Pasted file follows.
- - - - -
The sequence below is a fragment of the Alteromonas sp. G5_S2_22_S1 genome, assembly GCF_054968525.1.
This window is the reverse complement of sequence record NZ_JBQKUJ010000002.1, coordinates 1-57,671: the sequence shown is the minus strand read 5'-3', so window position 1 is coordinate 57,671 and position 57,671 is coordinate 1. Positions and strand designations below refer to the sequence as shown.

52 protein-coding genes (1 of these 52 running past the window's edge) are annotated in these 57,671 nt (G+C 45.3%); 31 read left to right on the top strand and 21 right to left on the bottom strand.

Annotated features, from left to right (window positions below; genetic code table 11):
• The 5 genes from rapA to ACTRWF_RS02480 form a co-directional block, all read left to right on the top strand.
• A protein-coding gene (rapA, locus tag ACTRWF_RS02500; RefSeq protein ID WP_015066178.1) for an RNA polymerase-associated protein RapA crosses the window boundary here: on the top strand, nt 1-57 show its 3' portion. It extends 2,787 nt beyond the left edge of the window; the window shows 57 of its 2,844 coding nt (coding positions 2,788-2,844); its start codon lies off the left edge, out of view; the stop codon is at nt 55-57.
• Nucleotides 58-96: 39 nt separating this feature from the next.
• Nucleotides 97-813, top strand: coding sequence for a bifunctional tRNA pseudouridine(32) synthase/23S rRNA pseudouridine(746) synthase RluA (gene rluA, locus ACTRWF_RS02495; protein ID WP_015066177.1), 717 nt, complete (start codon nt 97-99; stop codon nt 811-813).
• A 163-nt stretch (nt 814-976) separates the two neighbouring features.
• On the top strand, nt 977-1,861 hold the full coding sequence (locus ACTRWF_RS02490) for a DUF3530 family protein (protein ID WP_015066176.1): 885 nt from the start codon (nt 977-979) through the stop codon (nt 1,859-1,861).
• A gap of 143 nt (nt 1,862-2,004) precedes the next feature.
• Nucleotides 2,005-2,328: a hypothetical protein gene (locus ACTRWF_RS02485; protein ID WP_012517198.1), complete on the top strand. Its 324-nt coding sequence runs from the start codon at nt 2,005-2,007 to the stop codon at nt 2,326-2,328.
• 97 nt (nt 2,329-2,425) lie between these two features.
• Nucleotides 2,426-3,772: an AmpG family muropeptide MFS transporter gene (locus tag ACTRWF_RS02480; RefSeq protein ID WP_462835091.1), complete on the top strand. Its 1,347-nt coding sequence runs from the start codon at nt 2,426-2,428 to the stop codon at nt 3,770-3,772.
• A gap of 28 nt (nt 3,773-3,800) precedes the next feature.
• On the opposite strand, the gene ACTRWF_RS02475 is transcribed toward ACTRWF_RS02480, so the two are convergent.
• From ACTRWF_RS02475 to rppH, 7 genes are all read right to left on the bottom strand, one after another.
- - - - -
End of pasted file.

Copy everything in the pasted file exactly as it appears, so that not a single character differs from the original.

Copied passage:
The sequence below is a fragment of the Alteromonas sp. G5_S2_22_S1 genome, assembly GCF_054968525.1.
This window is the reverse complement of sequence record NZ_JBQKUJ010000002.1, coordinates 1-57,671: the sequence shown is the minus strand read 5'-3', so window position 1 is coordinate 57,671 and position 57,671 is coordinate 1. Positions and strand designations below refer to the sequence as shown.

52 protein-coding genes (1 of these 52 running past the window's edge) are annotated in these 57,671 nt (G+C 45.3%); 31 read left to right on the top strand and 21 right to left on the bottom strand.

Annotated features, from left to right (window positions below; genetic code table 11):
• The 5 genes from rapA to ACTRWF_RS02480 form a co-directional block, all read left to right on the top strand.
• A protein-coding gene (rapA, locus tag ACTRWF_RS02500; RefSeq protein ID WP_015066178.1) for an RNA polymerase-associated protein RapA crosses the window boundary here: on the top strand, nt 1-57 show its 3' portion. It extends 2,787 nt beyond the left edge of the window; the window shows 57 of its 2,844 coding nt (coding positions 2,788-2,844); its start codon lies off the left edge, out of view; the stop codon is at nt 55-57.
• Nucleotides 58-96: 39 nt separating this feature from the next.
• Nucleotides 97-813, top strand: coding sequence for a bifunctional tRNA pseudouridine(32) synthase/23S rRNA pseudouridine(746) synthase RluA (gene rluA, locus ACTRWF_RS02495; protein ID WP_015066177.1), 717 nt, complete (start codon nt 97-99; stop codon nt 811-813).
• A 163-nt stretch (nt 814-976) separates the two neighbouring features.
• On the top strand, nt 977-1,861 hold the full coding sequence (locus ACTRWF_RS02490) for a DUF3530 family protein (protein ID WP_015066176.1): 885 nt from the start codon (nt 977-979) through the stop codon (nt 1,859-1,861).
• A gap of 143 nt (nt 1,862-2,004) precedes the next feature.
• Nucleotides 2,005-2,328: a hypothetical protein gene (locus ACTRWF_RS02485; protein ID WP_012517198.1), complete on the top strand. Its 324-nt coding sequence runs from the start codon at nt 2,005-2,007 to the stop codon at nt 2,326-2,328.
• 97 nt (nt 2,329-2,425) lie between these two features.
• Nucleotides 2,426-3,772: an AmpG family muropeptide MFS transporter gene (locus tag ACTRWF_RS02480; RefSeq protein ID WP_462835091.1), complete on the top strand. Its 1,347-nt coding sequence runs from the start codon at nt 2,426-2,428 to the stop codon at nt 3,770-3,772.
• A gap of 28 nt (nt 3,773-3,800) precedes the next feature.
• On the opposite strand, the gene ACTRWF_RS02475 is transcribed toward ACTRWF_RS02480, so the two are convergent.
• From ACTRWF_RS02475 to rppH, 7 genes are all read right to left on the bottom strand, one after another.